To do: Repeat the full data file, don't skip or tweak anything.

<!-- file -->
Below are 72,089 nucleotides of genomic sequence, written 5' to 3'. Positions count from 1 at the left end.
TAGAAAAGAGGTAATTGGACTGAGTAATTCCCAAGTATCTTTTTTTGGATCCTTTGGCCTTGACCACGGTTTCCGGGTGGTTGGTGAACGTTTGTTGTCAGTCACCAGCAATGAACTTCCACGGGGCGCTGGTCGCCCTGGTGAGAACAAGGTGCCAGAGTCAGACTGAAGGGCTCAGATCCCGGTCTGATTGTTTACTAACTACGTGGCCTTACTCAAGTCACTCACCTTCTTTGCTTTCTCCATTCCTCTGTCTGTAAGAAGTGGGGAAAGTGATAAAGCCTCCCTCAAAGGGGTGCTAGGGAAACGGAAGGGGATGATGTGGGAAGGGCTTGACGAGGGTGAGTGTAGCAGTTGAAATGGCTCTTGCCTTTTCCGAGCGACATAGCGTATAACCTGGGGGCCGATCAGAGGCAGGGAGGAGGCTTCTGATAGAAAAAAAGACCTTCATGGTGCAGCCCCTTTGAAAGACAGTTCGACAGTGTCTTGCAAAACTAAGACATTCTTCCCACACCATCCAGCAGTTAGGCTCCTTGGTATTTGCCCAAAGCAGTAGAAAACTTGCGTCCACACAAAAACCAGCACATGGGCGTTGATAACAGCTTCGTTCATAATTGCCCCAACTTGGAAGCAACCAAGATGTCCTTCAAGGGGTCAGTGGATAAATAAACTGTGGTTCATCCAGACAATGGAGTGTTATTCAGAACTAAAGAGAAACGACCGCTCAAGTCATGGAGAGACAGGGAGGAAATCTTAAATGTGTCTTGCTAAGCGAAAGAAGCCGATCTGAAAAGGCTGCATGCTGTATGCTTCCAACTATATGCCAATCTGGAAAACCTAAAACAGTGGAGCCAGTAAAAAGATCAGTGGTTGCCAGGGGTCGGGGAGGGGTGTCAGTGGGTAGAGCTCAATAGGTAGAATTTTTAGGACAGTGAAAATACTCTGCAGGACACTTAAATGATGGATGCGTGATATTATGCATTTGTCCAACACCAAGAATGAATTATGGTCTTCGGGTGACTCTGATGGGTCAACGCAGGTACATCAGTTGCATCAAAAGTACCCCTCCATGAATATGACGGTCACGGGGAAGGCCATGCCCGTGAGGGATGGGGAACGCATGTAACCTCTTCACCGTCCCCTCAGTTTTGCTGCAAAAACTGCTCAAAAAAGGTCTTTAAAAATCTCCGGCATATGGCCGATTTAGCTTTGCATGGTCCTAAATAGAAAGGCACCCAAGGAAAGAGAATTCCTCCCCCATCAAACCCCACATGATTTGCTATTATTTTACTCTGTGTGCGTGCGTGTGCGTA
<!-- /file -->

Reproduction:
Below are 72,089 nucleotides of genomic sequence, written 5' to 3'. Positions count from 1 at the left end.
TAGAAAAGAGGTAATTGGACTGAGTAATTCCCAAGTATCTTTTTTTGGATCCTTTGGCCTTGACCACGGTTTCCGGGTGGTTGGTGAACGTTTGTTGTCAGTCACCAGCAATGAACTTCCACGGGGCGCTGGTCGCCCTGGTGAGAACAAGGTGCCAGAGTCAGACTGAAGGGCTCAGATCCCGGTCTGATTGTTTACTAACTACGTGGCCTTACTCAAGTCACTCACCTTCTTTGCTTTCTCCATTCCTCTGTCTGTAAGAAGTGGGGAAAGTGATAAAGCCTCCCTCAAAGGGGTGCTAGGGAAACGGAAGGGGATGATGTGGGAAGGGCTTGACGAGGGTGAGTGTAGCAGTTGAAATGGCTCTTGCCTTTTCCGAGCGACATAGCGTATAACCTGGGGGCCGATCAGAGGCAGGGAGGAGGCTTCTGATAGAAAAAAAGACCTTCATGGTGCAGCCCCTTTGAAAGACAGTTCGACAGTGTCTTGCAAAACTAAGACATTCTTCCCACACCATCCAGCAGTTAGGCTCCTTGGTATTTGCCCAAAGCAGTAGAAAACTTGCGTCCACACAAAAACCAGCACATGGGCGTTGATAACAGCTTCGTTCATAATTGCCCCAACTTGGAAGCAACCAAGATGTCCTTCAAGGGGTCAGTGGATAAATAAACTGTGGTTCATCCAGACAATGGAGTGTTATTCAGAACTAAAGAGAAACGACCGCTCAAGTCATGGAGAGACAGGGAGGAAATCTTAAATGTGTCTTGCTAAGCGAAAGAAGCCGATCTGAAAAGGCTGCATGCTGTATGCTTCCAACTATATGCCAATCTGGAAAACCTAAAACAGTGGAGCCAGTAAAAAGATCAGTGGTTGCCAGGGGTCGGGGAGGGGTGTCAGTGGGTAGAGCTCAATAGGTAGAATTTTTAGGACAGTGAAAATACTCTGCAGGACACTTAAATGATGGATGCGTGATATTATGCATTTGTCCAACACCAAGAATGAATTATGGTCTTCGGGTGACTCTGATGGGTCAACGCAGGTACATCAGTTGCATCAAAAGTACCCCTCCATGAATATGACGGTCACGGGGAAGGCCATGCCCGTGAGGGATGGGGAACGCATGTAACCTCTTCACCGTCCCCTCAGTTTTGCTGCAAAAACTGCTCAAAAAAGGTCTTTAAAAATCTCCGGCATATGGCCGATTTAGCTTTGCATGGTCCTAAATAGAAAGGCACCCAAGGAAAGAGAATTCCTCCCCCATCAAACCCCACATGATTTGCTATTATTTTACTCTGTGTGCGTGCGTGTGCGTA